Thursday, June 22, 2017

New study backs academic rigor for preschoolers. Oh, please. - The Washington Post

New study backs academic rigor for preschoolers. Oh, please. - The Washington Post:

New study backs academic rigor for preschoolers. Oh, please.
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Or Try Rigor Ala DeVos   




Here we go again.
A new study finds that preschool classrooms — those in which teachers provide “high doses” of activities “emphasizing language, preliteracy and math concepts” — give “positive” academic benefits to children as measured by standardized tests, and that black students generally get a bigger boost than others. Think flashcards.
According to the study, kids who had attended a year of academic preschool were about 2 ½ months ahead at the end of kindergarten in math and literacy than children who hadn’t been at such a prekindergarten. You can read the study here, and a New York Times article about it here.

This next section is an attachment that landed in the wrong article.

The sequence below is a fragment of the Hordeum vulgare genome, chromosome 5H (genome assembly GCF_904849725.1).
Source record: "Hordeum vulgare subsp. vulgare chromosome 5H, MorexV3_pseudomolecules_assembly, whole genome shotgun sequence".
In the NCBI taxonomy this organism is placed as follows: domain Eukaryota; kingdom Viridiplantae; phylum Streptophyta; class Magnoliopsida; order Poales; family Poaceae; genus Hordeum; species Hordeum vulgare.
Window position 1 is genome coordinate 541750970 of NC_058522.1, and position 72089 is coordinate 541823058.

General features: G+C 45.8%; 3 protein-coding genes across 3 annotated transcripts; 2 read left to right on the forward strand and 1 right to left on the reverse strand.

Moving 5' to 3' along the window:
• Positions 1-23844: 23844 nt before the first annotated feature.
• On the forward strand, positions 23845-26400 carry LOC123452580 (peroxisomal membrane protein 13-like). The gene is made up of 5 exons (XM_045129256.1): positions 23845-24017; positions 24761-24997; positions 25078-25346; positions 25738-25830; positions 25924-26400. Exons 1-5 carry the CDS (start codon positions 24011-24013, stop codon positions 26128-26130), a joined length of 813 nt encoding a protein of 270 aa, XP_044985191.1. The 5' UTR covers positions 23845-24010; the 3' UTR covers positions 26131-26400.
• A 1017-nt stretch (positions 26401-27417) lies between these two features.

The issue of academic “rigor” in the early years of a child’s education has been a part of the education reform debate for years. Every now and then, there is a study that shows that kids do better on tests by some number of weeks or months if they go to an academic kindergarten, though tests are hardly the best indicator for how well children are developing, and the gains that are cited are short-lived.
Nancy Carlsson-Paige, an early-childhood-development expert, recently wrote:
We have decades of research in child development and neuroscience that tell us that young children learn actively — they have to move, use their senses, get their hands on things, interact with other kids and teachers, create, invent. But in this twisted time, young children starting public pre-K at the age of 4 are expected to learn through “rigorous instruction.”
And never in my wildest dreams could I have imagined that we would have to defend children’s right to play.
Play in this context doesn’t mean letting children do whatever they want. Below is a response to the new report and the Times article from Defending the Early Years, a nonprofit organization Carlsson-Paige co-founded that commissions research about early-childhood education andNew study backs academic rigor for preschoolers. Oh, please. - The Washington Post

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